By John Kell and Alan Murray
June 24, 2015

Jim McNerney’s departure after a decade as CEO of Boeing signals stability, not change, at the aircraft company. The new CEO, Dennis Muilenburg, has been groomed for the job since 2013, and McNerney will stay on for a time as chairman to ensure continuity. That’s an improvement from the company’s last succession, when CEO Harry Stonecipher was forced to resign due to an improper relationship with a female executive.

 

The Boeing move marks the end of another chapter in the extraordinary CEO succession drama started by GE’s Jack Welch fifteen years ago. Welch set up a competition between three very talented executives – McNerney, Bob Nardelli, and Jeff Immelt – to replace him. He convinced his board to give all three massive stock option awards, promising they only would have to make good on one – the winner’s. The other two men would leave, and use those awards as bargaining chips in their next jobs.

 

That’s exactly what happened. Nardelli negotiated a rich package at Home Depot that eventually fed the controversy leading to his ouster. He later served briefly as CEO of Chrysler. McNerney was hired as CEO of 3M before trading that in for the Boeing job (which he won over Boeing insider Alan Mulally, who went on to become the highly successful CEO of Ford.) For those keeping score, McNerney had compensation of $29 million last year, while Immelt made $18.8 million.

 

But Immelt wins the longevity award. At 14 years and counting, there’s no sign he’s going anywhere. Check out his recent interview with Fortune’s Pattie Sellers here.

 

Immelt will be speaking next month at our Brainstorm Tech conference in Aspen, along with the CEO’s of companies including CVS, Best Buy, Flextronics, and Workday, and startups including Slack, Birchbox, Pinterest and HomeAway. Stay tuned to the CEO Daily for highlights.

 

 

 

Alan Murray
@alansmurray
alan.murray@fortune.com

Top News

IBM, Box forge partnership

Under CEO Ginni Rometty, 104-year-old IBM is increasingly showing a willingness to partner with hotter Silicon Valley companies to help the tech behemoth better compete in the modern era. Partnerships struck with Apple and Twitter have ultimately led to Big Blue’s latest venture: a collaboration with cloud storage provider Box. IBM gets instant Silicon Valley fred with customers, while Box gets to harness the bigger firm’s massive sales and consulting organizations.  Fortune

• Grocery store mega merger planned

Two European grocery chains have announced plans to merge and create a combined company that would be valued at $29 billion. Why should American shoppers care? Well, the two companies, Royal Ahold and Delhaize Group, generate about 60% of their sales in the U.S., primarily along the East Coast. The deal will combine the Stop & Shop and Giant chains under the same parent company.   WSJ (subscription required)

Netflix plans a stock split

Netflix has announced a plan to split its shares seven-to-one to make the stock more accessible to investors. When splits occur, the thinking is a stock can be more approachable with a lower price, even though the market value of the firm doesn’t change (more shares are outstanding to lower the price). Notably, the move comes about a year after Apple split its own stock. Fortune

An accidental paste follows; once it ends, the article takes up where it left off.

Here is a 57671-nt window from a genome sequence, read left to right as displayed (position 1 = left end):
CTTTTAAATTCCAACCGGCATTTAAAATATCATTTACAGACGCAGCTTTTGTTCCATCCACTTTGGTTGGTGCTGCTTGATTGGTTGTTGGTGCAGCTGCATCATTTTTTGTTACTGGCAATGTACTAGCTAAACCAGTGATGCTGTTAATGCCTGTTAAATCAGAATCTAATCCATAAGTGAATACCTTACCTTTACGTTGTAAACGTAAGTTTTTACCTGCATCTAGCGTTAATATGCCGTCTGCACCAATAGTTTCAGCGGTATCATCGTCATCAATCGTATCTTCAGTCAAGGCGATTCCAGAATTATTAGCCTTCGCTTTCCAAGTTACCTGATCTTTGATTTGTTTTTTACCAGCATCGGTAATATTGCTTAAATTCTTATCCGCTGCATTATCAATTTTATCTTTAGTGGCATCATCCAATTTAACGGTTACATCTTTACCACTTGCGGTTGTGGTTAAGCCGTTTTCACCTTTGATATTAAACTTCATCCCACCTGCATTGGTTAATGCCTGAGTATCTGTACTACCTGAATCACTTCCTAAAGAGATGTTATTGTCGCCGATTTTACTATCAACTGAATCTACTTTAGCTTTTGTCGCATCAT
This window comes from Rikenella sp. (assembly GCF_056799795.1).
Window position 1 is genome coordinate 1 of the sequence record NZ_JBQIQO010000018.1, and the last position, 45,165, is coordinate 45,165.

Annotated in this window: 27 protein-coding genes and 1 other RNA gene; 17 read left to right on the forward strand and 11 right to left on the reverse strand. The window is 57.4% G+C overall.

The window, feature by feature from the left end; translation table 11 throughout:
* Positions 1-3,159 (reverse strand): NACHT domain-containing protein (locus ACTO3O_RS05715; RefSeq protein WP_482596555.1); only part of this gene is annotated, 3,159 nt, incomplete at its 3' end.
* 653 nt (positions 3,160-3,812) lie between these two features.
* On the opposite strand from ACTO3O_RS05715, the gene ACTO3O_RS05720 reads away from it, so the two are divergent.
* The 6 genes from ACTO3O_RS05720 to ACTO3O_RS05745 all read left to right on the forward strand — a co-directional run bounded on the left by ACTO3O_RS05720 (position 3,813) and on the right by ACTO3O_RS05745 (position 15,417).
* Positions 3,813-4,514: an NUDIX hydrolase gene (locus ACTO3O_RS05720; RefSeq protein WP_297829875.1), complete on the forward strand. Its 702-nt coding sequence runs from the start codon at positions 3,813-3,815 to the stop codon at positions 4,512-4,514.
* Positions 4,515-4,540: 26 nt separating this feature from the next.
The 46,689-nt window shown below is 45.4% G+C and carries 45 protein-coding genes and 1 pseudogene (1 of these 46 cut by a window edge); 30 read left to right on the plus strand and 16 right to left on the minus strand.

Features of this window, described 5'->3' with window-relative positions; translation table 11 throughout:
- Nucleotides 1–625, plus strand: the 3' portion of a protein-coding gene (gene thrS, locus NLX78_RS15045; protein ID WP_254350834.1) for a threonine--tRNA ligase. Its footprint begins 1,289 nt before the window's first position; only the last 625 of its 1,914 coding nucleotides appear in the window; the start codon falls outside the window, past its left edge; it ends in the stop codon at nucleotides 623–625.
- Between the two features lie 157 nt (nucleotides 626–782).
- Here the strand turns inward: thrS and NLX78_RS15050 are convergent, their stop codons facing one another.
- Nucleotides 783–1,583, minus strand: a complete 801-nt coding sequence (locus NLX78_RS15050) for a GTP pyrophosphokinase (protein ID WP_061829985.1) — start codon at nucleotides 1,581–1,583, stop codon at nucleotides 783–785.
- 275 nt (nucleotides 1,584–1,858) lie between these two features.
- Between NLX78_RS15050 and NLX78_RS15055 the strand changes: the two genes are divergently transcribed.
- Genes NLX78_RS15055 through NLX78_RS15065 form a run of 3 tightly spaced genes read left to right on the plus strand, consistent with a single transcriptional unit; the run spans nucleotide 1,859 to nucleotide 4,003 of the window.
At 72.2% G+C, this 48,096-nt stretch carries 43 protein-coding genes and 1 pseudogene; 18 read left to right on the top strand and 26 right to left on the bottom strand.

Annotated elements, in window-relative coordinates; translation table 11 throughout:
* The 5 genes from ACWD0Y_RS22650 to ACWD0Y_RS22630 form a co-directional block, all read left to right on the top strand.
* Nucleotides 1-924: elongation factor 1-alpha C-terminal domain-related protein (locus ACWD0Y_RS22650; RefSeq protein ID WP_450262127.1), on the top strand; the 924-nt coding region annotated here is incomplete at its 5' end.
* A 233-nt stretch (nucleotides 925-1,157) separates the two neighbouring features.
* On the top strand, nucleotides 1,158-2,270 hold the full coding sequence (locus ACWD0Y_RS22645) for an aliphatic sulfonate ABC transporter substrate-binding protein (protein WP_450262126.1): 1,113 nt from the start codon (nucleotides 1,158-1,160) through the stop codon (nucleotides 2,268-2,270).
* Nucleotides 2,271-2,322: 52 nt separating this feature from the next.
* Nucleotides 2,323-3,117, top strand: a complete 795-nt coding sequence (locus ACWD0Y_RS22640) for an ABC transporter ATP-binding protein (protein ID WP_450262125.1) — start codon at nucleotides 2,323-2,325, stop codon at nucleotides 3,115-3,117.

• Judge blocks Sysco-US Foods merger

A federal judge has handed the U.S. government a major victory in its quest to stop a $3.5 billion merger between Sysco and US Foods. The judge’s decision could essentially kill the deal between the two largest U.S. food distributors. The merger, the Federal Trade Commission argued, could raise prices on goods delivered to national customers like hotel and hospital chains.  Reuters

• Angie’s List sues Amazon

Angie’s List, a subscription-based website that counts up reviews for local businesses, has sued Amazon.com, claiming the larger Internet firm has stolen provider lists and other proprietary information. A federal lawsuit alleged Amazon executives and employees got access to info by signing up as members of Angie’s and using those details to establish a competing service.  USA Today


Around the Water Cooler

• Coty pays executive not to be CEO

Beauty products company Coty is making a costly $1.8 million return. Elio Leoni Sceti, a frozen foods executive who had agreed to serve as Coty’s next CEO back in April, has apparently changed his mind about taking that job and will not serve as CEO starting in July. But Coty still agreed to reach a “dissolution agreement” with Sceti to pay expensive severance package. Fortune

• Canada’s booming “Hamptons”

Our neighbors to the north are importing a popular U.S. tradition: expensive summer retreat real estate. In Canada, the trend is popping up in the Muskoka Region, one of the world’s fastest-growing recreational real estate market. Sales prices of expensive homes in Muskoka are booming, partly driven up by foreign interest, though property values are still cheaper than in East Hampton and other towns on the south shore of Long Island, New York.  Bloomberg

Wall Street’s money pit

Activist investor William Ackman and other owners of the iconic Hotel Chelsea in New York City have reportedly invested $185 million to buy, renovate and convert the building into a deluxe hotel. What do they have to show for it? Not a whole lot.  Millions have been spent on renovations, interest payments and other costs but the hotel, which has been closed since 2011, isn’t expected to open before 2017. The cash drain has prompted the owners to look to borrow more money and bring in another equity partner.  WSJ (subscription required)

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